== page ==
FRANKFORT, Ky. (October 12, 2018) – The Kentucky Department for Local Government announced today a $2,985,200 investment by the Appalachian Regional Commission to expand and diversify the economy in Kentucky’s coal-impacted communities. Four grants will contribute to expanding workforce training and education across Appalachia’s manufacturing, technology and other industry sectors. They also invest in infrastructure enhancements to continue developing the region’s tourism, entrepreneurial, and agriculture sectors, as well as increase access to community-based capital, including impact-investing funds, venture capital and angel investment streams.
Today’s awards include:
• $1,305,200 to the Appalachian Wildlife Center Foundation, Inc. in Corbin, Ky. to install a wastewater treatment facility to serve the Appalachian Wildlife Center. The center is slated to feature the largest elk restoration and viewing area in the United States and boost tourism within the tristate area.
• $1,000,000 to the Center for Rural Development in Somerset, Ky. to support the center’s Community Oriented Access to Learning (COAL) program. The training program will serve 14 counties in southern and eastern Kentucky that have been impacted by the downturn of coal production.
• $600,000 to Hazard Community and Technical College to expand the college’s welding technology program.
• $80,000 to Southeast Kentucky Community and Technical College for an assessment of investment opportunities in five counties (Bell, Harlan, Knott, Letcher and Perry), focusing on identifying redevelopment projects that also include potential entrepreneurship components.
“Kentucky’s coal-impacted communities are places of innovation, ingenuity and tremendous work ethic,” DLG Commissioner Sandra K. Dunahoo said. “It is a pleasure to award these grants today to projects that will help diversify the economy, as well as bring fresh ideas and new opportunities to the region.”
These awards are part of ARC’s POWER (Partnerships for Opportunity and Workforce and Economic Revitalization), a congressionally funded initiative that targets federal resources to help communities and regions that have been affected by job losses in coal mining, coal power plant operations, and coal-related supply chain industries due to the changing economics of America’s energy production. With today’s announcements, ARC has invested over $120 million in 149 projects touching 309 counties across Appalachia since 2015, including more than 100 investments in Kentucky.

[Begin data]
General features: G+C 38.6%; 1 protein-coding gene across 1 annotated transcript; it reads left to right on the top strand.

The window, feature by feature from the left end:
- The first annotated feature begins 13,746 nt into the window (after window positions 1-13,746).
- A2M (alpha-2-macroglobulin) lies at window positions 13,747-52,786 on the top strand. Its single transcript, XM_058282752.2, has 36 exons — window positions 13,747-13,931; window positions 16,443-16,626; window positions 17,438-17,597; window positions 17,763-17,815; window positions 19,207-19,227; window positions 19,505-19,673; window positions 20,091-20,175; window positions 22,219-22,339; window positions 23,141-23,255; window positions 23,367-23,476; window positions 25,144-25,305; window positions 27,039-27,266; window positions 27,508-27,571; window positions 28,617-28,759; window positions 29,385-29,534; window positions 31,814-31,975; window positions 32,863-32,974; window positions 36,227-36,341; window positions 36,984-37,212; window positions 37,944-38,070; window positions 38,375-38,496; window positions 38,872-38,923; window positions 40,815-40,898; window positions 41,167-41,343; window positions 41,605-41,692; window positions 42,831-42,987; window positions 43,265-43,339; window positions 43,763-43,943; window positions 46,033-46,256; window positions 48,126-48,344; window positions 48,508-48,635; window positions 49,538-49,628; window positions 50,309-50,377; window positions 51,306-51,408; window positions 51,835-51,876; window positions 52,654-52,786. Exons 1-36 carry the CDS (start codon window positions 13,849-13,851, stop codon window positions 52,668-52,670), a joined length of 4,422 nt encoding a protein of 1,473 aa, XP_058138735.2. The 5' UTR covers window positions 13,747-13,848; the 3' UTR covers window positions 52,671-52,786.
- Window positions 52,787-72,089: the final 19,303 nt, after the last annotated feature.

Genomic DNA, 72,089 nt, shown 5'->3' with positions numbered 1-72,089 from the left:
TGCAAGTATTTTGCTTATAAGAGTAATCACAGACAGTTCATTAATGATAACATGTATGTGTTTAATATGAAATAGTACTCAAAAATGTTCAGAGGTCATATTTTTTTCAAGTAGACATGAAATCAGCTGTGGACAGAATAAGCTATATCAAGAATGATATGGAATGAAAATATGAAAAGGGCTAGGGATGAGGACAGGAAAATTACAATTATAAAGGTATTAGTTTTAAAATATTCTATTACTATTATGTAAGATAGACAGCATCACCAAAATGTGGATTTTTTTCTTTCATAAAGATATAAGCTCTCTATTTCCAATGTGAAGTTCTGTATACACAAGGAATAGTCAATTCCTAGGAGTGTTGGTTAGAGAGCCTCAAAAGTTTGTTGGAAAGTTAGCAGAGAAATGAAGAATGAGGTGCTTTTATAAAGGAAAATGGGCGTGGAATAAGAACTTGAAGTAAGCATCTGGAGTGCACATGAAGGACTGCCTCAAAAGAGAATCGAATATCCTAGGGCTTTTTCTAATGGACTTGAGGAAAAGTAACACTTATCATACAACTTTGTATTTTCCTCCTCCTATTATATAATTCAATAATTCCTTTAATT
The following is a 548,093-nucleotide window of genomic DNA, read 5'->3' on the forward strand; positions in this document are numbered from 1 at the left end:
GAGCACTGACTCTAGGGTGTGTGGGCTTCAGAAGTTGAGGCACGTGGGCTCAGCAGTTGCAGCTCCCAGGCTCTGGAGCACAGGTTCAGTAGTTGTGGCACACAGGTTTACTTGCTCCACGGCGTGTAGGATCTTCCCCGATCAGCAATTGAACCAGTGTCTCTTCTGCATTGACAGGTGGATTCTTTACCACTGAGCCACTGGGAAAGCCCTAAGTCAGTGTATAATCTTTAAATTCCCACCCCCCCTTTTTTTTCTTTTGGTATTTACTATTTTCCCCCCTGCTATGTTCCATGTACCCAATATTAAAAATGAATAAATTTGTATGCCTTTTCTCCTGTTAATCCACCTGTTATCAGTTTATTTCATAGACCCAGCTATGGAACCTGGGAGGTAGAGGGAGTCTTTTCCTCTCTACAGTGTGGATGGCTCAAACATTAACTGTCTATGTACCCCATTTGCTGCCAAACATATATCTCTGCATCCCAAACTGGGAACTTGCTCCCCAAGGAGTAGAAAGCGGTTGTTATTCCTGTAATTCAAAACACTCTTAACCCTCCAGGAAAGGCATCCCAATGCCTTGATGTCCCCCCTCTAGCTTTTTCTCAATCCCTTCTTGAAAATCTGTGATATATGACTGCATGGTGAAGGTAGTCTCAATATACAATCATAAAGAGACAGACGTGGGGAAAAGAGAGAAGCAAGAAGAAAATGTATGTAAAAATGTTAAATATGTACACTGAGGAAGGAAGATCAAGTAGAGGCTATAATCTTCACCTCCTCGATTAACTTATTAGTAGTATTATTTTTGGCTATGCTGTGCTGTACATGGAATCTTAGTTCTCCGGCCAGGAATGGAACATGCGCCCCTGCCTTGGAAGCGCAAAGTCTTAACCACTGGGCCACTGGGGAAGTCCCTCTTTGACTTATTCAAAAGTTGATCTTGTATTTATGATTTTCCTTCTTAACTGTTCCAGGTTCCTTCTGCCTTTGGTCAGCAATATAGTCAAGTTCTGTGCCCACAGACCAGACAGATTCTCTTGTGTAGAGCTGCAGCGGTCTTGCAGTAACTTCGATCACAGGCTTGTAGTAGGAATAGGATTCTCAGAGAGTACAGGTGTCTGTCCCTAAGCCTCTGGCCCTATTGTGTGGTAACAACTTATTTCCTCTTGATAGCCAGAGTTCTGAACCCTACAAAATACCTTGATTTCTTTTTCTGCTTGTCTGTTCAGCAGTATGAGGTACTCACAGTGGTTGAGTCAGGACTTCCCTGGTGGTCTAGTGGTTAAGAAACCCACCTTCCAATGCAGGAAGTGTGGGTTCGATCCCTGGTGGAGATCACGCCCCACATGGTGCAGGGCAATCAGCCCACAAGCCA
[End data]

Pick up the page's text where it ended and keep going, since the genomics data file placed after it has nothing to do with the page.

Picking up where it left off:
“Today’s announcement is continued support for the work already underway to create new opportunities for those living in communities hardest hit by changes in the coal industry,” said ARC Federal Co-Chair Tim Thomas. “These grants are a commitment to long-term diversification and economic growth in Appalachia.”
Earlier this year, ARC published “An Economic Analysis of the Appalachian Coal Industry Ecosystem” (CIE), a research series examining how Appalachia’s coal industry ecosystem (CIE) is being impacted due to changes in the coal industry. These reports explore some of the current and future economic effects of declining coal production on various components of Appalachia’s CIE, including supply chain industries, electric power generation, and transportation. The research finds that the impacts of the Region’s changing coal economy go far beyond the communities where coal is produced and touch communities throughout Appalachia. The study also describes occupations that may be affected by losses in the coal industry ecosystem, offers stateby- state analyses comparing these impacted occupations to similar occupations in other industries, and identifies where former coal industry workers might find alternative employment opportunities.
The Department for Local Government is an arm of the Office of the Governor dedicated to supporting local officials and communities.
The Appalachian Regional Commission is an economic development agency of the federal government and 13 state governments focusing on 420 counties across the Appalachian Region.